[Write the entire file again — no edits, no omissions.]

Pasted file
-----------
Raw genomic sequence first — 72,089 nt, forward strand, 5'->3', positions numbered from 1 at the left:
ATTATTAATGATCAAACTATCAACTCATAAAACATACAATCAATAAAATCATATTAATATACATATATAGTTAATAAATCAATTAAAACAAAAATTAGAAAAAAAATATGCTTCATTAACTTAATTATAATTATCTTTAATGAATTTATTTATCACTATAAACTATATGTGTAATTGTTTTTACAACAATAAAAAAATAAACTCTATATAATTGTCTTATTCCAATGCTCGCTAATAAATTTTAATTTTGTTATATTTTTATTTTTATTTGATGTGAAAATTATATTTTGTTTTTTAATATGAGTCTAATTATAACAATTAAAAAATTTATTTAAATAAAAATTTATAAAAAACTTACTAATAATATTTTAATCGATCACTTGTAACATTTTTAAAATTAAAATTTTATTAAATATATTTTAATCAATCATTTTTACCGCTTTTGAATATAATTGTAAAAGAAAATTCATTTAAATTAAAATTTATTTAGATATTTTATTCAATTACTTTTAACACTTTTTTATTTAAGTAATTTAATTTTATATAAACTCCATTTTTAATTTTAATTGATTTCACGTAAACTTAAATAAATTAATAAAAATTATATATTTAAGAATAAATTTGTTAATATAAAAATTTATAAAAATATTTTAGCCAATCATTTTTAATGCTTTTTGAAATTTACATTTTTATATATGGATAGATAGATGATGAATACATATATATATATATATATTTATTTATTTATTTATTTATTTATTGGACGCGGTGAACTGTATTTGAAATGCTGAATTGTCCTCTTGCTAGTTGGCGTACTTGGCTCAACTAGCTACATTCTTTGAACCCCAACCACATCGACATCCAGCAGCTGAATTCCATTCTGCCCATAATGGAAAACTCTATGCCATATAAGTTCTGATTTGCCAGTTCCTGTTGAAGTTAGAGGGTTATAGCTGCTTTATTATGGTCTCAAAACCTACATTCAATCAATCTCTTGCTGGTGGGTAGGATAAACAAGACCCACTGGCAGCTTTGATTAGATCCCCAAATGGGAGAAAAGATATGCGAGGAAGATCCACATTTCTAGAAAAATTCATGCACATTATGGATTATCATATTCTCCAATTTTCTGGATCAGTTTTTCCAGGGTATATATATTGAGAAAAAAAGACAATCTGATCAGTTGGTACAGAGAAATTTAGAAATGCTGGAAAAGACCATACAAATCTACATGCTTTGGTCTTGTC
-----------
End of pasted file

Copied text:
Raw genomic sequence first — 72,089 nt, forward strand, 5'->3', positions numbered from 1 at the left:
ATTATTAATGATCAAACTATCAACTCATAAAACATACAATCAATAAAATCATATTAATATACATATATAGTTAATAAATCAATTAAAACAAAAATTAGAAAAAAAATATGCTTCATTAACTTAATTATAATTATCTTTAATGAATTTATTTATCACTATAAACTATATGTGTAATTGTTTTTACAACAATAAAAAAATAAACTCTATATAATTGTCTTATTCCAATGCTCGCTAATAAATTTTAATTTTGTTATATTTTTATTTTTATTTGATGTGAAAATTATATTTTGTTTTTTAATATGAGTCTAATTATAACAATTAAAAAATTTATTTAAATAAAAATTTATAAAAAACTTACTAATAATATTTTAATCGATCACTTGTAACATTTTTAAAATTAAAATTTTATTAAATATATTTTAATCAATCATTTTTACCGCTTTTGAATATAATTGTAAAAGAAAATTCATTTAAATTAAAATTTATTTAGATATTTTATTCAATTACTTTTAACACTTTTTTATTTAAGTAATTTAATTTTATATAAACTCCATTTTTAATTTTAATTGATTTCACGTAAACTTAAATAAATTAATAAAAATTATATATTTAAGAATAAATTTGTTAATATAAAAATTTATAAAAATATTTTAGCCAATCATTTTTAATGCTTTTTGAAATTTACATTTTTATATATGGATAGATAGATGATGAATACATATATATATATATATATTTATTTATTTATTTATTTATTTATTGGACGCGGTGAACTGTATTTGAAATGCTGAATTGTCCTCTTGCTAGTTGGCGTACTTGGCTCAACTAGCTACATTCTTTGAACCCCAACCACATCGACATCCAGCAGCTGAATTCCATTCTGCCCATAATGGAAAACTCTATGCCATATAAGTTCTGATTTGCCAGTTCCTGTTGAAGTTAGAGGGTTATAGCTGCTTTATTATGGTCTCAAAACCTACATTCAATCAATCTCTTGCTGGTGGGTAGGATAAACAAGACCCACTGGCAGCTTTGATTAGATCCCCAAATGGGAGAAAAGATATGCGAGGAAGATCCACATTTCTAGAAAAATTCATGCACATTATGGATTATCATATTCTCCAATTTTCTGGATCAGTTTTTCCAGGGTATATATATTGAGAAAAAAAGACAATCTGATCAGTTGGTACAGAGAAATTTAGAAATGCTGGAAAAGACCATACAAATCTACATGCTTTGGTCTTGTC